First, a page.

The last two episodes approach the present and are not as successful as the first three. carried starring the actress Ellen DeGeneres who tells her success story thanks to an innovative and unscrupulous talk show. The new guardFinally, it focuses on how the LGBTQ world is represented on TV today. Much has changed and the situation seems to have and want to improve over time. This last episode is perhaps the least successful of all the docuserie, despite the interesting intervention of the Pose star, Billy Porter

A story that moves

As already mentioned, the first episodes are certainly the best, thanks above all to archival footage that shows the situation of the LGBTQ world in the last century. Archival images from the 1950s and 1960s make us understand how, at the time and at best, LGBTQ people appeared on TV as curious specimens to be shown to the public. A homosexual woman says she was invited to a transmission together with a deaf man and a man with multiple sclerosis, as if to want to pass her condition like a disease, physical and / or mental.

We will also see a whole series of speeches by psychiatrists who, in the 1960s, seriously talk about homosexuality just like an incurable mental illness. Also at that time, a sitcom was not taken into consideration because the main role had been entrusted to a homosexual.

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In the various episodes we will also listen to the interviews of Wanda Sykes and Wilson Cruz (co-producers of the series), Ellen DeGeneres, Armistead Maupin, Caitlyn Jenner, Ryan Phillippe, Margaret Cho, Neil Patrick Harris, Oprah Winfrey and many others. Some interventions are very measured, but there is no shortage of people such as the activist Miss Major Griffin-Gacy who uses colorful enough sentences to tell her story, or that of Billy Porter who, with great anger, talks about the AIDS epidemic of the years’ 80.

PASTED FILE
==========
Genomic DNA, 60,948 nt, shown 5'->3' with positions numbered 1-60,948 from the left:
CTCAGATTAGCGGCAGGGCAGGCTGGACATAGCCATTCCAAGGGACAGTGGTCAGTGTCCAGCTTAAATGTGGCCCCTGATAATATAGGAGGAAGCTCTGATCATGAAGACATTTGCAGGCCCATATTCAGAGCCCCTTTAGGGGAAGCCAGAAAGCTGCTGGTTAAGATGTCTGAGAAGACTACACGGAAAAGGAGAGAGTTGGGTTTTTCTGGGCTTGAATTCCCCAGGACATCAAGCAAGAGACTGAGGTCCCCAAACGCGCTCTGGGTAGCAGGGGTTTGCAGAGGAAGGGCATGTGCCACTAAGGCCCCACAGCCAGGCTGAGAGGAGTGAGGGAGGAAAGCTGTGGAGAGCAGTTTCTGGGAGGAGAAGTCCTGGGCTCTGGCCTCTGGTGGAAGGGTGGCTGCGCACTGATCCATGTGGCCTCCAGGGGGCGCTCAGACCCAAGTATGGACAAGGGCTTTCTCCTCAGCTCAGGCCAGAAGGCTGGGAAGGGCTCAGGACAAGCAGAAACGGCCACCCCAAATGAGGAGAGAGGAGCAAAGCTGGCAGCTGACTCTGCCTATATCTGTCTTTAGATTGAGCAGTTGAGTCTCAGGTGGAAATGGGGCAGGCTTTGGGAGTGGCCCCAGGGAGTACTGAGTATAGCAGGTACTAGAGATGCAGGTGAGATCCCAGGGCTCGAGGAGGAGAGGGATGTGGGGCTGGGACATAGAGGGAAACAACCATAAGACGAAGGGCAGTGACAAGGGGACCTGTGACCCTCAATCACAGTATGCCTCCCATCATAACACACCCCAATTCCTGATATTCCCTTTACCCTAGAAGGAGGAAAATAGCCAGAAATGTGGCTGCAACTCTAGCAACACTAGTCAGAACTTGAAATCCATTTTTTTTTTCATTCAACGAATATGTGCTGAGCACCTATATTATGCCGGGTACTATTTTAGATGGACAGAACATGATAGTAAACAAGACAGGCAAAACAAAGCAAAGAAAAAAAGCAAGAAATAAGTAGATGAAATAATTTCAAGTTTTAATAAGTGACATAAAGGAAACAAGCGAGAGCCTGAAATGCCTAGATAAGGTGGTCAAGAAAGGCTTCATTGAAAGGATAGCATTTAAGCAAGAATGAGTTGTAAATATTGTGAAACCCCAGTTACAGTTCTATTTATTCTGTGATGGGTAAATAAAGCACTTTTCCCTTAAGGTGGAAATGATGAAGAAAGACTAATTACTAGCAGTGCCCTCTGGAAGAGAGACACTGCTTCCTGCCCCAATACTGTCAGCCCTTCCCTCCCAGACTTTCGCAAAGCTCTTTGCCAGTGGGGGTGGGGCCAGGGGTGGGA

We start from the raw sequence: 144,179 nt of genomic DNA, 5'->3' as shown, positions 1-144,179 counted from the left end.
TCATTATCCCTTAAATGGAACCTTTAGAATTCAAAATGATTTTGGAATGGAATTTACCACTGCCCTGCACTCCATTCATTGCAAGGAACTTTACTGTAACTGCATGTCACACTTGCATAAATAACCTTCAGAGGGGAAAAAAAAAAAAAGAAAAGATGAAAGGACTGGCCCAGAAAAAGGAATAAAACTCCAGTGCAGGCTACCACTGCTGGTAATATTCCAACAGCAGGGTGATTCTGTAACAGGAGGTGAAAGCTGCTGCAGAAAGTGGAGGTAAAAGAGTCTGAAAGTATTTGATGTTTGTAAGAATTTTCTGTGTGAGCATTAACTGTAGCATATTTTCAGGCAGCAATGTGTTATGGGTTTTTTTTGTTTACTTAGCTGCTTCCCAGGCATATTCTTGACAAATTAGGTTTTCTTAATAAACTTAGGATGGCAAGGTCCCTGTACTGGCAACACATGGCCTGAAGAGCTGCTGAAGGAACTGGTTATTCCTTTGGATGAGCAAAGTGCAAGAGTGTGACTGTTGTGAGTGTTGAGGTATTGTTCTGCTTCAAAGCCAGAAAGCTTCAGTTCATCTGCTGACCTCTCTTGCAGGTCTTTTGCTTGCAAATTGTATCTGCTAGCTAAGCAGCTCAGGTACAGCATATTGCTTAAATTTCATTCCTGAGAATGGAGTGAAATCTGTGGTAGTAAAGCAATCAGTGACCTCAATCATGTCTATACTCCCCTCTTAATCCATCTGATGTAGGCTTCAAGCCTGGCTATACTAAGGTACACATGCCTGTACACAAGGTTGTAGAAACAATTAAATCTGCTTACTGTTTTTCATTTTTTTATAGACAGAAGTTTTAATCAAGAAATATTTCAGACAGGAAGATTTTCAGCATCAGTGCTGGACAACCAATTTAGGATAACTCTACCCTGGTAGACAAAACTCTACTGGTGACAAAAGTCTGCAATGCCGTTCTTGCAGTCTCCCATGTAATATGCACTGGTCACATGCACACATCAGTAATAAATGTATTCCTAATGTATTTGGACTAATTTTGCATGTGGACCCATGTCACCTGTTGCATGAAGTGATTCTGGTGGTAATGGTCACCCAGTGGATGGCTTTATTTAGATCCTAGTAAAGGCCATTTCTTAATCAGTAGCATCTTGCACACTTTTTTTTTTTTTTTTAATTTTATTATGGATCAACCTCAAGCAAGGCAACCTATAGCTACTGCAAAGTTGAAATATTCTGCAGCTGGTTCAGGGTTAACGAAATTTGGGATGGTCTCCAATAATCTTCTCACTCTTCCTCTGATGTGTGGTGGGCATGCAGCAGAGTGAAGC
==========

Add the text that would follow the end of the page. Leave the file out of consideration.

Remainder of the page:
Looking at this series we understand how American television was dominated by straight white men who often distorted the narrative and put homosexuality in a bad light those few times when the topic was covered in some broadcast, film or TV series. There is no lack of more recent citations, such as the story of the character Carrie in Sex and the City, which initially had to be centered also on his bisexuality then almost completely shelved.

What makes “Visible” very interesting is the attention to detail in such a wide context, in addition to the goal achieved to have given voice to people and characters very interesting and little known to the general public.

The five episodes of the first season of Visible: Out on Television are available on Apple TV +.

Visible achieves the difficult goal of using TV as a tool to tell the story of the LGBTQ world. The fact is that it is a very “American” story, which presupposes the knowledge of some TV broadcasts, anecdotes and some little-known characters in the rest of the world. Some episodes lengthen in telling uninteresting and important aspects, almost wanting to lengthen the broth, while tall tell too much in a short time. In any case, it is a very important document, which elegantly deals with a very delicate topic. Some archival images really leave the chills for how the LGBTQ community was treated.